President Barack Obama’s has stated his nominee to replace retiring Justice David Souter on the United States Supreme Court must have “empathy” for “people’s hopes and struggles.” That is, he must be able to empathize with all of the American people. If empathy means to put oneself in another’s shoes, the new Supreme Court justice will have to be a man or woman who has tried on a lot of footwear, everything from stiletto heels to waterproof steel-toed work boots.
A person who has empathy for “people’s hopes and struggles” would be ideal if the job opening were for priest or director of a women’s shelter, but a Supreme Court justice’s job is a little more nuanced. A Supreme Court justice must interpret the law based on precedent and the U.S. Constitution. He must resist the desire to take the Constitution to mean whatever the majority at a given time says it means, which is one reason the Founders went to all the trouble to write it down in quill pen, and why they made it so hard to amend. And it is why Gladstone called the U.S. Constitution “the most wonderful work ever struck off at a given time by the brain and purpose of man.” When it comes to the business of the Court, wondering how the little old lady in Dubuque would feel about 14 Penn Plaza LLC v. Pyett, or any of the other dull but highly technical cases currently on the docket seems like a distraction.
Obviously a Supreme Court justice like the one Mr. Obama proposes will have no desire to stick to a strict constructionist reading of the Constitution. He will find it a cold and impersonal document. He may be put off by its stuffy language and antiquated parchment. He will want to freshen it up a bit. He will want to modernize it, maybe add some of those cute emoticons to the text. A great man once said: “All that is valuable in the United States Constitution is one thousand years old.” Such statements are heresy to Obama and his supporters, who regard everything older than themselves as hopelessly passé.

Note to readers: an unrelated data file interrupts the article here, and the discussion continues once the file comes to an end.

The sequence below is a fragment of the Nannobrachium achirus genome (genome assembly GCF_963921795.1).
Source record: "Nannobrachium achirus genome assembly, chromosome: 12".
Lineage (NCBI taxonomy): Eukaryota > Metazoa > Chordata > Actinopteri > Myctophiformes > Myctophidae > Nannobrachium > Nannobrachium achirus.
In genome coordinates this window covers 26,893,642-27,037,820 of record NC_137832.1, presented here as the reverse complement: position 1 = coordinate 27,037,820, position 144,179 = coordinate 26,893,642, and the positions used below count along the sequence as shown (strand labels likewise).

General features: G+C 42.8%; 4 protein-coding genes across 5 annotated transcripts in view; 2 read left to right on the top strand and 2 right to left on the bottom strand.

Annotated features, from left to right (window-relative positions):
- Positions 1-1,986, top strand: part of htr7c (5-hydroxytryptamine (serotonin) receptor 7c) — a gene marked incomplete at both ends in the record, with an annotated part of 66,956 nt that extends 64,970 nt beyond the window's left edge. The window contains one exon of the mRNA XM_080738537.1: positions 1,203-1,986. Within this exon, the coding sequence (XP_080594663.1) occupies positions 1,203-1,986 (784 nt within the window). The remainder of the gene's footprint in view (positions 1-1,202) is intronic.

This is not to diminish the American people’s “hopes and struggles,” which are important. I suspect I have hopes and struggles just like any one else, but if a U.S. Supreme Court nominee were to ask me about them I would probably tell him to mind his own business. But then I am a throwback to a simpler day when people had the pride and self-respect to wash their dirty laundry in hot water and powdered detergent before they hung it outside to dry. Like many Americans my hopes are on a modest scale and are firmly grounded in reality. I do not expect world peace or clean energy. I just hope my pickup lasts another 20,000 miles.
AS FOR FINDING a justice who empathizes with struggling Americans, is the president slyly hinting his nominee will be one of the guys living down at Midtown Mike’s Soup Kitchen and Homeless Shelter? Hopefully not the guy who rants and raves about the world coming to end — after all, Al Gore already has a job. U.S. Supreme Court justices typically come from the ranks of the federal court of appeals, and as such, they tend to be fairly well-off lawyers. As of 2008, courts of appeals judges earned an annual salary of $179,500, to say nothing of their spouse’s income, and income earned from speaking engagements, books, and teaching. I suspect the last struggle most of the lawyers qualified to sit on the Nation’s Highest Bench faced was when they had to decide between the Mercedes and the BMW, or whether Daughter would attend Smith or Vassar. Suffice it to say, the days of prospective justices raised in poor sharecropper’s shacks have largely passed.
When the president said his nominee must be able to empathize with our hopes and struggles, Obama was just playing to his audience: his faint-hearted supporters and the media, which as we know are one and the same. The president mouthed all the expected platitudes and clichés and used all the familiar buzzwords guaranteed to make the masses swoon. Hopefully Mr. Obama is simply paying the usual lip service to his narrow-minded supporters and intends to find a qualified nominee, or at least someone with a bit of respect for the Constitution as written.
It will be a struggle, but that at least is the hope of the American people.